Harvard School of Public Health (HSPH) researchers and colleagues from the Research Institute for a Tobacco Free Society, Republic of Ireland, have found that a reduction in secondhand smoking in American homes was associated with fewer cases of otitis media, the scientific name for middle ear infection. The study appears on Jan. 26, 2011, as an online first article on the website of the journal Tobacco Control.

“Our study is the first to demonstrate the public health benefits to children of the increase in smoke-free homes across the nation. It also is the first study to quantify over the past 13 years a reversal in what had been a long-term increasing trend in middle ear infections among children,” said lead author Hillel Alpert, research scientist in HSPH’s Department of Society, Human Development, and Health. “If parents avoid smoking at home, they can protect their children from the disease that is the most common cause of visits to physicians and hospitals for medical care,” he said.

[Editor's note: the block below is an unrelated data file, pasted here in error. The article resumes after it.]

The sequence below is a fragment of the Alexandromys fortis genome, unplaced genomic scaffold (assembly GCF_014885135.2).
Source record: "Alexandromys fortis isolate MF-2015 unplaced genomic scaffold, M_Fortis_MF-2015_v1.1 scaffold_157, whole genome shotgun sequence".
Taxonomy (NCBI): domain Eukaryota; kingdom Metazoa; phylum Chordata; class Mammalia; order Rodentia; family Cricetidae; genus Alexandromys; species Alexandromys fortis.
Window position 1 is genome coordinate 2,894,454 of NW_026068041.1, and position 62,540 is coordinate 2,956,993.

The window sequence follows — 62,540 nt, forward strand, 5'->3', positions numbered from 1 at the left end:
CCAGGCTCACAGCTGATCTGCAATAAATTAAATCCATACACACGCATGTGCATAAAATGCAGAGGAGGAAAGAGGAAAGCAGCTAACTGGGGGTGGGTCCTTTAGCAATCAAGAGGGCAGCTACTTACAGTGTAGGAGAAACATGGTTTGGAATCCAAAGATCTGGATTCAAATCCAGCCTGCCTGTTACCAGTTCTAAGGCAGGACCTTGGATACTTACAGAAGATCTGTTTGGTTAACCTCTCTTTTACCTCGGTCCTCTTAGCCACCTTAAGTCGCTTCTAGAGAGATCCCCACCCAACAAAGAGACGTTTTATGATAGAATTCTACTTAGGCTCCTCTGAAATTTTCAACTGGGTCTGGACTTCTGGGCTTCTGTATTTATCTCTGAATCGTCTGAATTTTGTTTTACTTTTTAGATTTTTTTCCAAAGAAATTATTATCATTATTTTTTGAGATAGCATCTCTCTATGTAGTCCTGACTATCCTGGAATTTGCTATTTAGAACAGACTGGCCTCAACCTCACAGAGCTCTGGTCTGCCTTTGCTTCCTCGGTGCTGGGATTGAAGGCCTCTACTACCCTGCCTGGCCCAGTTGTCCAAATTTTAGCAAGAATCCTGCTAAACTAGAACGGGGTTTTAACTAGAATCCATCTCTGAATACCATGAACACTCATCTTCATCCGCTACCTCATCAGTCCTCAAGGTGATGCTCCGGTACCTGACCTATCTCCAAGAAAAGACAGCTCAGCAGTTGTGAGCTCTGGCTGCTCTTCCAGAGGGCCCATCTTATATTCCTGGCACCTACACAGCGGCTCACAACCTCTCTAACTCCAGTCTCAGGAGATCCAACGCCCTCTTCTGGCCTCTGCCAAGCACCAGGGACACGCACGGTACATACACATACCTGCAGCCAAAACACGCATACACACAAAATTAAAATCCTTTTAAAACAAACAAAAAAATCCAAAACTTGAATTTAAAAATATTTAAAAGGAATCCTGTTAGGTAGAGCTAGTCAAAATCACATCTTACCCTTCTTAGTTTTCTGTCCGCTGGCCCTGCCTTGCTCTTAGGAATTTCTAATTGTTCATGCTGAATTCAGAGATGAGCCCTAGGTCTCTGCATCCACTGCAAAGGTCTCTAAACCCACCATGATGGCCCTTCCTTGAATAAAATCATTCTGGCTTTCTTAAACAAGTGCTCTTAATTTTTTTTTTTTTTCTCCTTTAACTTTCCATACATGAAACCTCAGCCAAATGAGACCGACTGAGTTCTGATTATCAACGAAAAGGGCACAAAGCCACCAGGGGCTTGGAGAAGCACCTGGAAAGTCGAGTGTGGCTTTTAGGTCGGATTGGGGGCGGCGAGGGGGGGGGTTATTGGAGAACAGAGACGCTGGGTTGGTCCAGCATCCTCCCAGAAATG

Secondhand smoke (smoke from a burning cigarette combined with smoke exhaled by a smoker) has been shown to increase the level of unhealthy particles in the air, including nicotine and other toxins. In 2006 the U.S. Surgeon General stated that enough evidence existed to suggest a link between parents’ smoking and children’s ear infections.

“Smoke-free rules in homes are extremely important to protect children, given the many adverse effects that secondhand tobacco smoke exposure has on child health,” Alpert said.

The study was funded by the Flight Attendant Medical Research Institute.